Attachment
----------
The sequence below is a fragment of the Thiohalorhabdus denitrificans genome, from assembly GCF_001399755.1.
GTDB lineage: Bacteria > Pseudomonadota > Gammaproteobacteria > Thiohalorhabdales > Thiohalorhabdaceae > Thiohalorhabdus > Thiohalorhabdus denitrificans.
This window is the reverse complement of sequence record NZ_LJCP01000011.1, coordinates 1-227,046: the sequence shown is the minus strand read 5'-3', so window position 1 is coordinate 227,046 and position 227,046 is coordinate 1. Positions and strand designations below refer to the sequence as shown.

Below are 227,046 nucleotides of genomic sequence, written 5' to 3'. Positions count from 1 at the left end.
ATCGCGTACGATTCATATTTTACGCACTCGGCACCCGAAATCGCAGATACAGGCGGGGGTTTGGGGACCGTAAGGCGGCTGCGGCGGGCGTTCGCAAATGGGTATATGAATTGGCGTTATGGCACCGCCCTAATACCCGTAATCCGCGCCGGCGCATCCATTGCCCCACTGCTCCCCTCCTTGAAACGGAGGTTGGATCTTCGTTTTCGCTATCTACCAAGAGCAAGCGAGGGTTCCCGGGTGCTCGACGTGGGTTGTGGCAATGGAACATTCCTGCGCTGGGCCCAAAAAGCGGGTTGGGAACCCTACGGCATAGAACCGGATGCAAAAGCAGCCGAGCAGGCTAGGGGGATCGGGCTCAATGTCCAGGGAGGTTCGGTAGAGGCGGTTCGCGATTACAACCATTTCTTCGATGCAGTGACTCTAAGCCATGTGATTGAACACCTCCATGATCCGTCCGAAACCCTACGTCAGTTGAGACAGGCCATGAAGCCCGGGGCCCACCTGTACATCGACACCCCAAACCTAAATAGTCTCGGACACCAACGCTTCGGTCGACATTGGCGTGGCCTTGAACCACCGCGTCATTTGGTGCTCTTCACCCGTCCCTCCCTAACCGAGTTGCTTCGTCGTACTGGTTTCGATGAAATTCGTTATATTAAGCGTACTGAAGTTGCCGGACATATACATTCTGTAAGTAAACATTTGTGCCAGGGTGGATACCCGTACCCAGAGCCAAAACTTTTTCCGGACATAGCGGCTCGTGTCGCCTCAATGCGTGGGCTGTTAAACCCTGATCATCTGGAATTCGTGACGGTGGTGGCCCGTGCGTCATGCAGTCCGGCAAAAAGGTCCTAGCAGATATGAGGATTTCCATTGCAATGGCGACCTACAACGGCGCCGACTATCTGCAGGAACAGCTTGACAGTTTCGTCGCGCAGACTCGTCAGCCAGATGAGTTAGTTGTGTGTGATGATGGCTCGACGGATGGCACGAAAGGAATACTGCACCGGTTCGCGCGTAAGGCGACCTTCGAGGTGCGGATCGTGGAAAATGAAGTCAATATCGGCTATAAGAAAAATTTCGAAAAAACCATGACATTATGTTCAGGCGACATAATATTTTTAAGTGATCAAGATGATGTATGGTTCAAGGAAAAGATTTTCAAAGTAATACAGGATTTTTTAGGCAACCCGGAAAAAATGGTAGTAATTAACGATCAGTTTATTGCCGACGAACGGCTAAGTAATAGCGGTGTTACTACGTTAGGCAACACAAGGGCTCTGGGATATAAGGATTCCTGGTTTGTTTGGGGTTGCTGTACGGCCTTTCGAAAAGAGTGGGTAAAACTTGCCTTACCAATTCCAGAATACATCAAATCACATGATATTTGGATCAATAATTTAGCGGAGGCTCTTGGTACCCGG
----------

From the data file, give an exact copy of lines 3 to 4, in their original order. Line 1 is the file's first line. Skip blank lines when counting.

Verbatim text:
This window is the reverse complement of sequence record NZ_LJCP01000011.1, coordinates 1-227,046: the sequence shown is the minus strand read 5'-3', so window position 1 is coordinate 227,046 and position 227,046 is coordinate 1. Positions and strand designations below refer to the sequence as shown.

Below are 227,046 nucleotides of genomic sequence, written 5' to 3'. Positions count from 1 at the left end.